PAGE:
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Preliminary Reflections on Soft Law in International Human Rights

Soft law instruments such as the UNGPs challenge the boundaries of international human rights law and thereby international human rights protection. While the increased use of soft law in human rights law expands the outreach of a human rights discourse, it is arguable that this also contributes to reducing the specificities of international human rights law and brings it back within the realm of ordinary public international law.

A question central to this volume is whether soft law poses specific challenges to human rights law, distinct from those otherwise posed by soft law in international law due to the specific features of international human rights law.24 A comprehensive discussion of the legal nature and specificities of international human rights law would exceed the limited objectives of this chapter.25 It is not my intention here to reopen the debate regarding the fragmentation of international law and the specific nature of human rights law.26 International human rights law is part of public international law; it is created by states, which commit themselves to a number of obligations.

Two main features are, however, traditionally seen as specific to international human rights. First, when adopting human rights instruments, states commit themselves to protecting the rights of third parties to the treaty, that is individuals. Human rights law therefore defines its addressees in ‘direct contradiction to the Statist orientation of traditional international lawTh The human rights obligations that states take upon themselves have been defined as erga omnes or ‘objective’ obligations. The International Court of Justice and the European Court of Human Rights have in several decisions emphasized the idea that human rights treaties protect the common interest of all contracting states, independently of each state’s own interest.28 As a consequence of this jurisprudential construction, the international and regional regime of treaty reservations and denunciations has caved in to interpretation by international and regional human rights mechanisms, which do not allow reservations or have decided to set them aside in many instances.29 [1] [2] [3] [4] [5] [6]

The second specific feature of international human rights law is its high degree of legalization supported by the establishment of independent supranational supervision, ‘from fully empowered judicial bodies to weak oversight agencies’.30 State action is monitored across the globe and individuals bring petitions, applications, or claims against states before the UN treaty bodies or the three regional human rights courts (and the two Commissions). In order for the international human rights supervisory and monitoring organs to function properly, there needs to be close dialogue between these supranational mechanisms, domestic courts, and especially domestic administration, creating synergies and resistances in the implementation of human rights obligations. This dialogue may be superficial, difficult, and much resistance may appear at the domestic level. However, this ongoing interaction promotes the framing and shaping of international human rights law. This is not to say that soft law standards have no part to play in this interaction; nevertheless, they do not afford individuals the same legal protection.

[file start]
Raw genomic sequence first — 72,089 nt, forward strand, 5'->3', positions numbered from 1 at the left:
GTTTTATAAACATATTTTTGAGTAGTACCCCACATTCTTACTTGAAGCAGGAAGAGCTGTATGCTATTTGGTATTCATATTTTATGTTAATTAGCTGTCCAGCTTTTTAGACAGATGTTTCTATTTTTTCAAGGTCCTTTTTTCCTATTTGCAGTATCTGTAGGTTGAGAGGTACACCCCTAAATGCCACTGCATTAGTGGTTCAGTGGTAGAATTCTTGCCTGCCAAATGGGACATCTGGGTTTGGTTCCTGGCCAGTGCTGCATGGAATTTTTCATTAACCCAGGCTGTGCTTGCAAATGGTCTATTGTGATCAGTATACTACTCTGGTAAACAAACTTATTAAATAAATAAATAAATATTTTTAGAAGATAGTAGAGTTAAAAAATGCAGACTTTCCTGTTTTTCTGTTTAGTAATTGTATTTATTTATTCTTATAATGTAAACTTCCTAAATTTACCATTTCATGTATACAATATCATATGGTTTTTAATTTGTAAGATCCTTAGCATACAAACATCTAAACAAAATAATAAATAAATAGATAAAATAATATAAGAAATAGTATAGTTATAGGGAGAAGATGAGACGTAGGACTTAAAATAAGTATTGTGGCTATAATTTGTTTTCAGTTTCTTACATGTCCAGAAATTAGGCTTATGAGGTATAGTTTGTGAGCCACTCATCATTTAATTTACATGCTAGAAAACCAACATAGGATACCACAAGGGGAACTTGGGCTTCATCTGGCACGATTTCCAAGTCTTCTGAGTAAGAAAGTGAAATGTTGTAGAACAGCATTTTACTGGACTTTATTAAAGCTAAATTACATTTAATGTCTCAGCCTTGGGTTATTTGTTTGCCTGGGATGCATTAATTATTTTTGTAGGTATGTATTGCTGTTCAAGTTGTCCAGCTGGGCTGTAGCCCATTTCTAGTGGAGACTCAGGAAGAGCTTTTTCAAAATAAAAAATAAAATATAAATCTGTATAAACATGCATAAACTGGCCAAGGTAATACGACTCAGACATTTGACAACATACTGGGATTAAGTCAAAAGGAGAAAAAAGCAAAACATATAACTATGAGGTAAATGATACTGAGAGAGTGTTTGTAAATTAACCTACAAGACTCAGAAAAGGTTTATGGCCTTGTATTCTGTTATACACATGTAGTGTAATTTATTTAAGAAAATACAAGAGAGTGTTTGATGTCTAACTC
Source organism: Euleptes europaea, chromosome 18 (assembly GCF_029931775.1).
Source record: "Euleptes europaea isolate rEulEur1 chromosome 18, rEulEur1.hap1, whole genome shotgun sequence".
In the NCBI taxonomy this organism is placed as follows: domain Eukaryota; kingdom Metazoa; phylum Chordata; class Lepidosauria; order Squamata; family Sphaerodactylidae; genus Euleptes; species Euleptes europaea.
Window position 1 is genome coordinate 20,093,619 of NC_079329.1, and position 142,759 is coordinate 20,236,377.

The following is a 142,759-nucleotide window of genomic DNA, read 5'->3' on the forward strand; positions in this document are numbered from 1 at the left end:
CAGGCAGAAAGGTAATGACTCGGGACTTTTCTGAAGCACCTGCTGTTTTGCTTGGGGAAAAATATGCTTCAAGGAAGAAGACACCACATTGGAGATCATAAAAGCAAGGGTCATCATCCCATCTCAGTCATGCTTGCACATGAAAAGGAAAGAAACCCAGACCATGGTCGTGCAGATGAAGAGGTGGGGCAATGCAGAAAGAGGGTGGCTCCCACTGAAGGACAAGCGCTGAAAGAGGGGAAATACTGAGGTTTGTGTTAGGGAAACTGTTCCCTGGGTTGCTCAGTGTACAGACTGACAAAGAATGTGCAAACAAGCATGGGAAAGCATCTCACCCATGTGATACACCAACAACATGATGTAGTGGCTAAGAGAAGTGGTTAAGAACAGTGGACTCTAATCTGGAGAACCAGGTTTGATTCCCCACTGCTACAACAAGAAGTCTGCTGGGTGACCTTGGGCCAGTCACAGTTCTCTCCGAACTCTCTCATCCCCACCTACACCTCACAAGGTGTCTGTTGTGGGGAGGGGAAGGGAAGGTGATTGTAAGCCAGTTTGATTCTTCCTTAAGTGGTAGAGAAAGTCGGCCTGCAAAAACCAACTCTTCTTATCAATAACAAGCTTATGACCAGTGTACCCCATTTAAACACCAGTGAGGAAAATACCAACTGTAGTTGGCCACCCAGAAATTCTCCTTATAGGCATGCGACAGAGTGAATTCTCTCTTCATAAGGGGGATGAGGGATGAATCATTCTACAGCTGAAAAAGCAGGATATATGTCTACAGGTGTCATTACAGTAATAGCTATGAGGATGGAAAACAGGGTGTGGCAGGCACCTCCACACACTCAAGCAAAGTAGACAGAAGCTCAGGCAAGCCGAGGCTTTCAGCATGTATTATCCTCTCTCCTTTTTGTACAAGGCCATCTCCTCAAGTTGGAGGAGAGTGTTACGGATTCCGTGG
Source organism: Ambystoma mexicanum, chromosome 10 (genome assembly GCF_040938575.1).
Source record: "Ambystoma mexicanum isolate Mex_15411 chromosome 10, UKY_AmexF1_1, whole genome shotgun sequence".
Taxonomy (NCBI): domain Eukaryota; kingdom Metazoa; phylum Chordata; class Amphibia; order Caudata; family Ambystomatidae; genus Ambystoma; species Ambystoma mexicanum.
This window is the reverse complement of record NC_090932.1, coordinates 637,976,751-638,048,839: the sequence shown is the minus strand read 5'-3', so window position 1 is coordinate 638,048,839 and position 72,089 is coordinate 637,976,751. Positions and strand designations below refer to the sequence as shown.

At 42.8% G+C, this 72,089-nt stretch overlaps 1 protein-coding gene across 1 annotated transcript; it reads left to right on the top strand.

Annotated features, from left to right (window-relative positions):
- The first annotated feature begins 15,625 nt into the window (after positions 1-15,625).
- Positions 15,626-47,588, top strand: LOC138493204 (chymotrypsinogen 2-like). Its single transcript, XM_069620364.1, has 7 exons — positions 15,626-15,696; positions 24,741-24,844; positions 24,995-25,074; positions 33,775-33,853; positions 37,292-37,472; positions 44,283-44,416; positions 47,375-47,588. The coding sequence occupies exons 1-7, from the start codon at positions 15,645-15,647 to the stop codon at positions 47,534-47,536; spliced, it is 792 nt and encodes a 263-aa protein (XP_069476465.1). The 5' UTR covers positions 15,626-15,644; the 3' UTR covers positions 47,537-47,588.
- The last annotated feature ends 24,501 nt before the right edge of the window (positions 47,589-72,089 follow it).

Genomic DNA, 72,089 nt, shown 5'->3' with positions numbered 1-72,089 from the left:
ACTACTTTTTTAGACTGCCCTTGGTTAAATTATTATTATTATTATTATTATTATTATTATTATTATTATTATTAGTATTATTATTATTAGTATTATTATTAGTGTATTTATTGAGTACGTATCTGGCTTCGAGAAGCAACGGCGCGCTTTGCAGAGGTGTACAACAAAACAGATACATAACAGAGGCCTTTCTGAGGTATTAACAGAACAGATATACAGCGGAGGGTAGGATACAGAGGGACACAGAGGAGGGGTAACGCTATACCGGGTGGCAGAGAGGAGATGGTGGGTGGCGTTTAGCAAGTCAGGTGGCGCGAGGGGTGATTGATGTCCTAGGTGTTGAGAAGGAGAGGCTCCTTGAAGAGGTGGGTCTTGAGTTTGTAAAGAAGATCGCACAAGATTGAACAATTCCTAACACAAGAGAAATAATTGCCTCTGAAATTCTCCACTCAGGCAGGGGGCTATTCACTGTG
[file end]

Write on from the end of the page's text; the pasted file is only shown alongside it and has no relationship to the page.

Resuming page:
This preliminary reflection is mostly an expression of concern. In public international law, when adopting soft law instruments, states only reduce the quality—or the strength—of their commitment to each other. In international human rights law, they are simply reducing the legal quality of the protection they otherwise could afford individuals. In the case of the UNGPs, I will now show that simply crystallizing the state of affairs in the field of human rights and business does not add anything to the international legal protection of individuals. However, the UNGPs send out a signal to a variety of actors and propose some tools that may be picked up by both states and business enterprises.

  • [1] See the Introduction to this volume.
  • [2] Ongoing debates on the legal nature and specificities of international human rights law, seee.g.: M. Addo, The Legal Nature of International Human Rights (Leiden/Boston: Martinus NijhoffPublishers, 2010).
  • [3] 26 Addo (2010) and M. Kamminga, ‘Impact on State Succession in Respect of Treaties’, in TheImpact of Human Rights Law on General International Law, ed. M. Kamminga and M. Scheinin(Oxford: Oxford University Press, 2009).
  • [4] Addo (2010).
  • [5] ICJ Advisory Opinion concerning Reservations to the Genocide Convention, 1951, ICJ Rep. at 15and ICJ Judgment Barcelona Traction, 1970 ICJ Rep. at 32; ECtHR Judgment Ireland v. UK, 18 Jan.1978, A.25, at 239. See also: P. Weil, ‘Towards Relative Normativity in International Law’, AmericanJournal of International Law vol. 77 (1983): 413—42, at 431—3.
  • [6] On reciprocity, reservations, and denunciations in international human rights law, see e.g.: F.Sudre, Droit europeen et international des droits de lhomme, 11th edn (Paris: PUF, 2012): 61; Reservations
 
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